Browns continue to operate in their own bizarro world
By Thomas Moore
The Cleveland Browns continue to exist in their own bizarre version of the NFL, which is going to become even more evident in the coming months.
The NFL regular season came to a close late on Sunday afternoon, which makes today what has become to be known around league circles as Black Monday.
It is a day when disappointing head coaches are asked to leave and so far Chuck Pagano of the Indianapolis Colts, Jim Caldwell of the Detroit Lions, Jack Del Rio of the Oakland Raiders and John Fox of the Chicago Bears have been removed. (The New York Giants, being a model franchise and in no way a dumpster fire, got a jump on things by firing head coach Bob McAdoo a few weeks ago.)
Then there are the Cleveland Browns, who seem to be the lone occupants of a bizarro version of the NFL.
The Browns, who closed out an 0-16 season on Sunday and posted 31 losses in the past two seasons — the most in a two-year period in NFL history — will retain head coach Hue Jackson.
Almost everyone knows this is a bad idea. The fans know it, some of the local media who cover the team know it, and even the players know it, as cornerback Jason McCourty and running back Duke Johnson spoke after Sunday’s game about how there is more than enough talent on the roster that 0-16 should never have been a possibility.
But despite having a schedule that included games against the Houston Texans, who finished 4-12, the Chicago Bears (5-11), the New York Jets (5-11), the Indianapolis Colts (4-12), and the Green Bay Packers, who were playing without Aaron Rodgers, the Browns could not find a single victory throughout the season.
Through it all, Jackson has never missed an opportunity to point the finger of blame at the previous front office and the players on the roster, and remind everyone that there is simply nothing he could have done to alter the final record.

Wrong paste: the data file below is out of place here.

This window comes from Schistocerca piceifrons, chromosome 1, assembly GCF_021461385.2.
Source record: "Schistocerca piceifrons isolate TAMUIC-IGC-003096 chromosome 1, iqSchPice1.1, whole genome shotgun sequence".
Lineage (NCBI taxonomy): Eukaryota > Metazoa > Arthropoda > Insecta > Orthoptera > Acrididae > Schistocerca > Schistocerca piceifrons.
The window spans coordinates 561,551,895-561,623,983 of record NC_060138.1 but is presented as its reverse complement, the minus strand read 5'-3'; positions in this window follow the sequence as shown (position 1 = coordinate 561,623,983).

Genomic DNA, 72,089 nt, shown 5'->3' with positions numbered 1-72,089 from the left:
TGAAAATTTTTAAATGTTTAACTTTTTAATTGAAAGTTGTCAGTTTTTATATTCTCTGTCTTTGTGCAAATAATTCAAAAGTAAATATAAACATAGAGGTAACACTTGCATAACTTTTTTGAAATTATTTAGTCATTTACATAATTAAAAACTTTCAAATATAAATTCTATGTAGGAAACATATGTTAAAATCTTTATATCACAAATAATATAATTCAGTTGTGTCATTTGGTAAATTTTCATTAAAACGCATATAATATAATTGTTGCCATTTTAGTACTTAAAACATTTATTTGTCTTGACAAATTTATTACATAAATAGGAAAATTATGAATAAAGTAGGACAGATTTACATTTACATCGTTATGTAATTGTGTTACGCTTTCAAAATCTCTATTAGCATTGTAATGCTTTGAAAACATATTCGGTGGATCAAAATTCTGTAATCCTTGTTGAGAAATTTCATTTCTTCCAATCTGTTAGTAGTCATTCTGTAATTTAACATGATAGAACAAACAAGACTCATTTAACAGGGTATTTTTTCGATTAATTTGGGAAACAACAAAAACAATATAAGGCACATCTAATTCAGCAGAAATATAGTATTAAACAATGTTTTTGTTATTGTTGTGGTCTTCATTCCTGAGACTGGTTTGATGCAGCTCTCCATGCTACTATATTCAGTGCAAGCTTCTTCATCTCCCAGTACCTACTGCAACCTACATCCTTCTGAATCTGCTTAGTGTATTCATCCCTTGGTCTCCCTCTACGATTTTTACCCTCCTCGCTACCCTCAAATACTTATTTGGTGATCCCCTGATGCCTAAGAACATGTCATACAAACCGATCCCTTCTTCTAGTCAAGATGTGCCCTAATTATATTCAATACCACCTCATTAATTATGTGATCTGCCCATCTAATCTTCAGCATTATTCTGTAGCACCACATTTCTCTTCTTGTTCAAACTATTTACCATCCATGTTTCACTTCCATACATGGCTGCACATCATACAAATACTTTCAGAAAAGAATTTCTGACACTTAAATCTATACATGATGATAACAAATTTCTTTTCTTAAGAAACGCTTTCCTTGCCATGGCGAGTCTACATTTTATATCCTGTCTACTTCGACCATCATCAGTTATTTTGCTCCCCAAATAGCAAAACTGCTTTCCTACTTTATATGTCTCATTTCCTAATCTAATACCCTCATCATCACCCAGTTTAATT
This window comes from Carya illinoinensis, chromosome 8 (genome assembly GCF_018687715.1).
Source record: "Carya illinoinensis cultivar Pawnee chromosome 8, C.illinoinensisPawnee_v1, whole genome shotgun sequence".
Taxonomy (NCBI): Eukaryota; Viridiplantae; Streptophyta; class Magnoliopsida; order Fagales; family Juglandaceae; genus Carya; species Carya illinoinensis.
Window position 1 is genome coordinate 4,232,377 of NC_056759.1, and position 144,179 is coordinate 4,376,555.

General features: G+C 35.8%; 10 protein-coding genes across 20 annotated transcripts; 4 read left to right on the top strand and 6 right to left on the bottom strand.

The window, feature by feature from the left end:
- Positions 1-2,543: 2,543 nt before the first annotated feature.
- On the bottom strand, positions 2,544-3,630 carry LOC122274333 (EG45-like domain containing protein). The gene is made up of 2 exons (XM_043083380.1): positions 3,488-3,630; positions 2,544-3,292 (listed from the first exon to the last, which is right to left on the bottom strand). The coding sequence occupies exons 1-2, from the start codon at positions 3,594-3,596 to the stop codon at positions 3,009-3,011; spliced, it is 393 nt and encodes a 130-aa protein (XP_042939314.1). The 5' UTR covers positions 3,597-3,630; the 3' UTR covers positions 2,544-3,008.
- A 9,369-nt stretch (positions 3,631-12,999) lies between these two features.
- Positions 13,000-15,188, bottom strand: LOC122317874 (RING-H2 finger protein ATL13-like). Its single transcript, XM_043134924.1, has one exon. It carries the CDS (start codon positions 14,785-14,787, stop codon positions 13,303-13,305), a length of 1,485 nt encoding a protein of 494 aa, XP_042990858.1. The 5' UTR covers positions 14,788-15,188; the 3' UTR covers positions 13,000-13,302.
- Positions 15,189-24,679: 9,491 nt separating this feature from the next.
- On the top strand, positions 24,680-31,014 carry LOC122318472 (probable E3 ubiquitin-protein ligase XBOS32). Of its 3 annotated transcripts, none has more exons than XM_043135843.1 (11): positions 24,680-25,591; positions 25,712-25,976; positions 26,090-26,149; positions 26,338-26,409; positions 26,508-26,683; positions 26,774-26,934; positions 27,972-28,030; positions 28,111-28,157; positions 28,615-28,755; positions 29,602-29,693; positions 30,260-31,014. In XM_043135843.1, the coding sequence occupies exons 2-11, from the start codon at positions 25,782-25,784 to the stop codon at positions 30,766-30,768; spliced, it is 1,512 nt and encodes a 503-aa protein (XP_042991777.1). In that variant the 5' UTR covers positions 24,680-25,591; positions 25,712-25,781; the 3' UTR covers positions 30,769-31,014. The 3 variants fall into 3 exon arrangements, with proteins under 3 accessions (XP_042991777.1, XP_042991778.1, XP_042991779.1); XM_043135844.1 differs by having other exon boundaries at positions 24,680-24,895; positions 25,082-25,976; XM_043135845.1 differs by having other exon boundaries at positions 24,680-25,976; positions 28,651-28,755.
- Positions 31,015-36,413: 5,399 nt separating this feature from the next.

On Monday, during his final post-game press conference, Jackson reiterated again, without any actual facts to support his claim, that he remains the right man for the job, according to clevelandbrowns.com:
"“I think at the end of the day I’m the leader of this, part of the leadership group of this, and I’ve been very disappointed in all of it. But at the same time we’re going to fix it. Jimmy and Dee have given me the support needed in order to feel that we’re moving in the right direction and I think that’s what we’re gonna do.”"
For everyone’s sake, Jackson better be right. The Browns are about to embark on a potentially franchise-altering offseason, one that has them in possession of around $100 million in cap space and five selections in the first two rounds of the 2018 NFL Draft – including the first and fourth overall picks.
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Of course, there are already reports surfacing that general manager John Dorsey will clean out a large part of Jackson’s coaching staff and replace them with his hires. And that Dorsey will hire an offensive coordinator, something that Jackson disputed on Monday, but vowed to “consider” in the coming weeks.
There was also a little nugget dropped by Peter King in his Monday Morning Quarterback column that Dorsey is fixated on Wyoming quarterback Josh Allen with the No. 1 overall selection because, well, it has something to do with Carson Wentz but other than that is all a bit murky.
It hasn’t even been 24 hours since the regular season came to a close and the Browns are already set up for an offseason of conflict, with a general manager possibly hiring a coaching staff for the head coach and possibly drafting a quarterback that the head coach most likely does not want.
Next: Browns: 3 takeaways from a long day in Pittsburgh
And with both Dorsey and Jackson reporting directly to Haslam, it will be up to the owner to hash it all out and make sure everyone is working toward the same goal. And given everything that has gone on since Haslam purchased the Browns, why would anyone feel comfortable with that scenario?
Just another day in the bizarro world that is Cleveland Browns football.